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Bern is the capital of Switzerland, and also the capital of the canton of the same name.
The city of Bern has an area of 51.6 km2 (19.92 square miles) and a population of 122,178 (2005).
The population of the agglomeration is 349,096 (December 2000) and speaks Bern dialect of Swiss German and also High German.
As the seat of government, the city houses the federal ministries and a number of other federal institutions, including the National Bank. It is also the headquarters of the Universal Postal Union, one of the specialised agencies of the United Nations. In addition it is the seat of public services, such as Swiss Post (the state-owned post office) and the Swiss Federal Railways. The city has a small airport in the suburb of Belp. Although Zurich is Switzerland's main rail hub, Bern has a direct rail service to several of the major cities of Switzerland, as well as to European cities such as Paris, Berlin, Barcelona and Milan.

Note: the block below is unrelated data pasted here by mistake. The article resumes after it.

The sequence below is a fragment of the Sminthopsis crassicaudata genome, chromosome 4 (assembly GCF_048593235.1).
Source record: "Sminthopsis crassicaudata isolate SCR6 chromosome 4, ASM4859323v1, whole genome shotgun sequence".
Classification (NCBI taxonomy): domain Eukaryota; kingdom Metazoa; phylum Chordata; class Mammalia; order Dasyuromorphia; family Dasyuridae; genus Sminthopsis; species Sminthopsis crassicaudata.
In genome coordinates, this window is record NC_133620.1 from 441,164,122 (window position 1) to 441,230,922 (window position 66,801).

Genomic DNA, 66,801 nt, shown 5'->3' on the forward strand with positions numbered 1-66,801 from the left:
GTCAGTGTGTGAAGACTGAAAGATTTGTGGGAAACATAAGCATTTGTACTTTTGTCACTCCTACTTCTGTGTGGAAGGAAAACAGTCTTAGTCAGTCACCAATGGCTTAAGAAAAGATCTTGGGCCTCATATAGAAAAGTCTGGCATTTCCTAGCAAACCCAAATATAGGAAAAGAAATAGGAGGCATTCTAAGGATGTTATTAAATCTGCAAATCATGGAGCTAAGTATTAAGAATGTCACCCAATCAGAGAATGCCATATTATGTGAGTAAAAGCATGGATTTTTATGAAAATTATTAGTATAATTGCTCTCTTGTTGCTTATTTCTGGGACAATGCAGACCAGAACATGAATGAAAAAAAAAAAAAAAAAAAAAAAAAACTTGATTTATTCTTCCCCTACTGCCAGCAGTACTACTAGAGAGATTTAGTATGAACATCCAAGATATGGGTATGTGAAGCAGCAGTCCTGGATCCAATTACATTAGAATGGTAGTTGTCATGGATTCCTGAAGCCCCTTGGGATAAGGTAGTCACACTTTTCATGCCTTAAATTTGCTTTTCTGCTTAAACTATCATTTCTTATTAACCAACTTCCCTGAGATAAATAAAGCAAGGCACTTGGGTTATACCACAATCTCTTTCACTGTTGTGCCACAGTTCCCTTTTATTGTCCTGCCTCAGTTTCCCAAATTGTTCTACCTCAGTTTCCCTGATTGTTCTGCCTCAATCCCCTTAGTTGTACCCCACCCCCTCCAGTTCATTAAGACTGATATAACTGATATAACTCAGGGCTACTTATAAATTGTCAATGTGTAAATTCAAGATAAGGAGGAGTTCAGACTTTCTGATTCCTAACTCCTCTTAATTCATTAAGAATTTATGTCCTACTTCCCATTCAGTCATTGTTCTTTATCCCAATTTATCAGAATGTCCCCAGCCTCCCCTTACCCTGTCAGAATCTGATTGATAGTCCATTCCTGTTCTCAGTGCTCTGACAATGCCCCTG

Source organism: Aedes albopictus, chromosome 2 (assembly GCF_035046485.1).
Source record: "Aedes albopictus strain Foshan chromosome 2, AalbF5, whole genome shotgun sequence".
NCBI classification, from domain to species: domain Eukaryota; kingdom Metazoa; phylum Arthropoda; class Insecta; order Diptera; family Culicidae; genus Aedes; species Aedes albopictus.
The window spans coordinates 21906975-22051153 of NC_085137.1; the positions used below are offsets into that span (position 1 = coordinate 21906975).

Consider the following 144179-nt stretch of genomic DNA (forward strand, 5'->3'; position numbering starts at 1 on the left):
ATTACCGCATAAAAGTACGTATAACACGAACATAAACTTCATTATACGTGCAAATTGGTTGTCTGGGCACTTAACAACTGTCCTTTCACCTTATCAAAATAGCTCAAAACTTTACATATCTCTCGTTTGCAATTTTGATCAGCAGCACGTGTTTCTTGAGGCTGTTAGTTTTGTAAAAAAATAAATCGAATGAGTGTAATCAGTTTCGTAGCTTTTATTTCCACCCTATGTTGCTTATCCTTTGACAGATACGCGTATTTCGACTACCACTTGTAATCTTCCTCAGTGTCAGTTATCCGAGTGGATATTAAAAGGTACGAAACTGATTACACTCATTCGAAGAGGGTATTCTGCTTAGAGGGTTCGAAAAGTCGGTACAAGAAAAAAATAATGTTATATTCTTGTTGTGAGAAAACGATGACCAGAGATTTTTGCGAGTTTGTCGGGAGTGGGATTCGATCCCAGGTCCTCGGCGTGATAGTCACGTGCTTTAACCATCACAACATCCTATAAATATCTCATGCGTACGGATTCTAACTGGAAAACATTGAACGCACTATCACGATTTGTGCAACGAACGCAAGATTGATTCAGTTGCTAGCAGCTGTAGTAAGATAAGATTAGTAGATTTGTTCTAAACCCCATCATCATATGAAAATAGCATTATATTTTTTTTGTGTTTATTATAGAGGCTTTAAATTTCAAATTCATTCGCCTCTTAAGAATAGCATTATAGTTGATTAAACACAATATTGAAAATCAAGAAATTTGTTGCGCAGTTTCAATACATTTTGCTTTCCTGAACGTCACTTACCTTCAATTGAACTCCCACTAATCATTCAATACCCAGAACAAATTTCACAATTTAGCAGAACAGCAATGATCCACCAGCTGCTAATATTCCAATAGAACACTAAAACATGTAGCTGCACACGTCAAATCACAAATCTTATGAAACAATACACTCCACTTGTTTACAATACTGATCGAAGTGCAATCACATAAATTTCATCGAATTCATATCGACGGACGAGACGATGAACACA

The city was founded in the 12th century on a tongue of land surrounded on three sides by the river Aare. However, the first settlements in the area go back to pre-Roman times. It grew rich as a trading centre, and subsequently became an aggressive political and military power, ruling over a number of subject territories. It was one of the leading members of the old Swiss Confederation. Although the French invasion of 1798 put an end to the system of rulers and subjects, Bern retained its leading position, and in 1848 was chosen as the permanent capital of the modern Swiss state.
There are several theories as to the derivation of the name. It may come from Brenodor, the name of a Celtic settlement built on the site. However, the popular story has that Bern was named after the bear (German: Bär), the first animal to be killed by its founder, Duke Berchtold V von Zähringen, when he went hunting near his new city. Bears have a long association with the town, which has had a bear pit since the end of the 15th century.